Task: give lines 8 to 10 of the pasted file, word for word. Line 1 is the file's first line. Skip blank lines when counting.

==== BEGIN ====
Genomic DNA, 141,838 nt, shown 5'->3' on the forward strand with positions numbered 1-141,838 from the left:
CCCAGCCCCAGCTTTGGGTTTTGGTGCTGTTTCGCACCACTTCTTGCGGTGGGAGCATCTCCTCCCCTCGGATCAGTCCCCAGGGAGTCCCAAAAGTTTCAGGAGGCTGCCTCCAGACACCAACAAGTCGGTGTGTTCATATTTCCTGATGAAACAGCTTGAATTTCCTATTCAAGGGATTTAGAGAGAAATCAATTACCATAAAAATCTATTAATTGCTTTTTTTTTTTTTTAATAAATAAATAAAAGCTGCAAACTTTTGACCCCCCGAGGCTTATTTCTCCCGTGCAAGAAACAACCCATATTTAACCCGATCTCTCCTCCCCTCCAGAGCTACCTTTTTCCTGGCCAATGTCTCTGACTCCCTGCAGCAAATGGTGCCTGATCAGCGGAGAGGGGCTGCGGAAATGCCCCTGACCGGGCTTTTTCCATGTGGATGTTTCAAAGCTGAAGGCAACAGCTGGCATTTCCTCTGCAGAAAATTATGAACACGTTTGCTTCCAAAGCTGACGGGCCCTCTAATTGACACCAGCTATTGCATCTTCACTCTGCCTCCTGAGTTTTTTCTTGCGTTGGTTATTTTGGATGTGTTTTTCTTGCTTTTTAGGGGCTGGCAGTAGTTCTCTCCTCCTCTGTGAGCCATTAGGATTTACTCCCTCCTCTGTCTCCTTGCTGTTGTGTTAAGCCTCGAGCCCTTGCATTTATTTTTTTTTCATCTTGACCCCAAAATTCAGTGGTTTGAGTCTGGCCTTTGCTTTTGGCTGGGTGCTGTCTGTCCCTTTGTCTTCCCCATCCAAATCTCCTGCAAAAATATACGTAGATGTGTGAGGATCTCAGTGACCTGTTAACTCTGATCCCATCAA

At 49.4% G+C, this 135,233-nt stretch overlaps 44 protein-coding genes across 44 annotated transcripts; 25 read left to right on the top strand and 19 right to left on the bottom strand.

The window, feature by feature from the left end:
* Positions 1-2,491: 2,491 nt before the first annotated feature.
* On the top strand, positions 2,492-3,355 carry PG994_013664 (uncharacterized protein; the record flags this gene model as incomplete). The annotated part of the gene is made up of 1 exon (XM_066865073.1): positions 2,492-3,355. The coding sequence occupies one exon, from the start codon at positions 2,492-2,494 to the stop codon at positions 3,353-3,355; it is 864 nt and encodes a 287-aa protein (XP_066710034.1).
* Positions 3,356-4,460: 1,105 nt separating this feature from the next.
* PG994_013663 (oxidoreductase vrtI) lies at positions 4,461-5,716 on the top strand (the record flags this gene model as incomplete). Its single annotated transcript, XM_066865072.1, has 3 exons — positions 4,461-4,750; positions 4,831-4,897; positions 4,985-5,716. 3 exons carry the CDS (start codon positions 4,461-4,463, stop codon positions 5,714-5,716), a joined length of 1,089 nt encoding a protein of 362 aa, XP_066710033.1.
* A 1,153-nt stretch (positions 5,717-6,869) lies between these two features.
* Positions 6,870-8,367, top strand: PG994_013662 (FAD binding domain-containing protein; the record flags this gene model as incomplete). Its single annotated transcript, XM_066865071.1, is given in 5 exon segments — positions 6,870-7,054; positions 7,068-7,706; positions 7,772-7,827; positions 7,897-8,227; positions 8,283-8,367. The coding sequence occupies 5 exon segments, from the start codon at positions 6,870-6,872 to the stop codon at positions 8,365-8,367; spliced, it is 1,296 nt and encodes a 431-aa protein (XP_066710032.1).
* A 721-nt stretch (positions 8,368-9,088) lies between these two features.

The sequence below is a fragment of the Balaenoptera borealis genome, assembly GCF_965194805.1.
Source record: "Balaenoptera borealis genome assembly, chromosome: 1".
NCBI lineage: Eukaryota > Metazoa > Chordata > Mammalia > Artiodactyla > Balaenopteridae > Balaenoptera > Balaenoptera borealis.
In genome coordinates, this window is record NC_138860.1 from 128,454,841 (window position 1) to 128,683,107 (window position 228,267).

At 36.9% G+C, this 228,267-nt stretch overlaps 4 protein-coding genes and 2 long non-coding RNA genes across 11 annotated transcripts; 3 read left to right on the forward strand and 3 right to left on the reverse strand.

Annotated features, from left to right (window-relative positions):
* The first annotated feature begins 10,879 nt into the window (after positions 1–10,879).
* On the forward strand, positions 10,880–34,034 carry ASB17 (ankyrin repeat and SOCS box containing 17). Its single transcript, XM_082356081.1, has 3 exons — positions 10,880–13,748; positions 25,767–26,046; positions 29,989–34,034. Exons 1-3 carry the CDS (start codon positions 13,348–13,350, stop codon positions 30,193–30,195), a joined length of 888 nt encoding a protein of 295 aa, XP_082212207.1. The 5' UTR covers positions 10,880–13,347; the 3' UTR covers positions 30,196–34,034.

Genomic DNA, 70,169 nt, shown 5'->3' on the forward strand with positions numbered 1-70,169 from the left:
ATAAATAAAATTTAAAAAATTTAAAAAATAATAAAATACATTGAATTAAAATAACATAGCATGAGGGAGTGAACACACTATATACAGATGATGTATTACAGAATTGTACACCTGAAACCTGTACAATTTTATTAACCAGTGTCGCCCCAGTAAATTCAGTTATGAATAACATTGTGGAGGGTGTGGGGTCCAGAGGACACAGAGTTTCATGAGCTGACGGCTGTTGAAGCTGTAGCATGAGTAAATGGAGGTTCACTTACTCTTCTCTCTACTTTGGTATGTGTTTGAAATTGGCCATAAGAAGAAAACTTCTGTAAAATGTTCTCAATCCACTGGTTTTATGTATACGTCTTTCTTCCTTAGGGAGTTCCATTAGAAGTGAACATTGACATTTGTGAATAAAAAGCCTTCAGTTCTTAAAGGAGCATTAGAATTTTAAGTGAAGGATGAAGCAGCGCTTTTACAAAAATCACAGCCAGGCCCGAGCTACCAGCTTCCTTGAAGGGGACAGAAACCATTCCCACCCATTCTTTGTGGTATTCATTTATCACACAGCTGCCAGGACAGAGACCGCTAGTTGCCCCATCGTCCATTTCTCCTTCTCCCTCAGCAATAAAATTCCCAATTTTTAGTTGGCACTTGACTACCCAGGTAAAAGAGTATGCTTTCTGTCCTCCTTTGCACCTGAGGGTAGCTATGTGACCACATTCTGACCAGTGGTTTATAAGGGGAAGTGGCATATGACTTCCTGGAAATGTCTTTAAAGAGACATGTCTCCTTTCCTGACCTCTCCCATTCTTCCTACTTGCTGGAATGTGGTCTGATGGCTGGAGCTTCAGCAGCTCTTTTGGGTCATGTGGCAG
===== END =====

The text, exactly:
* PG994_013663 (oxidoreductase vrtI) lies at positions 4,461-5,716 on the top strand (the record flags this gene model as incomplete). Its single annotated transcript, XM_066865072.1, has 3 exons — positions 4,461-4,750; positions 4,831-4,897; positions 4,985-5,716. 3 exons carry the CDS (start codon positions 4,461-4,463, stop codon positions 5,714-5,716), a joined length of 1,089 nt encoding a protein of 362 aa, XP_066710033.1.
* A 1,153-nt stretch (positions 5,717-6,869) lies between these two features.
* Positions 6,870-8,367, top strand: PG994_013662 (FAD binding domain-containing protein; the record flags this gene model as incomplete). Its single annotated transcript, XM_066865071.1, is given in 5 exon segments — positions 6,870-7,054; positions 7,068-7,706; positions 7,772-7,827; positions 7,897-8,227; positions 8,283-8,367. The coding sequence occupies 5 exon segments, from the start codon at positions 6,870-6,872 to the stop codon at positions 8,365-8,367; spliced, it is 1,296 nt and encodes a 431-aa protein (XP_066710032.1).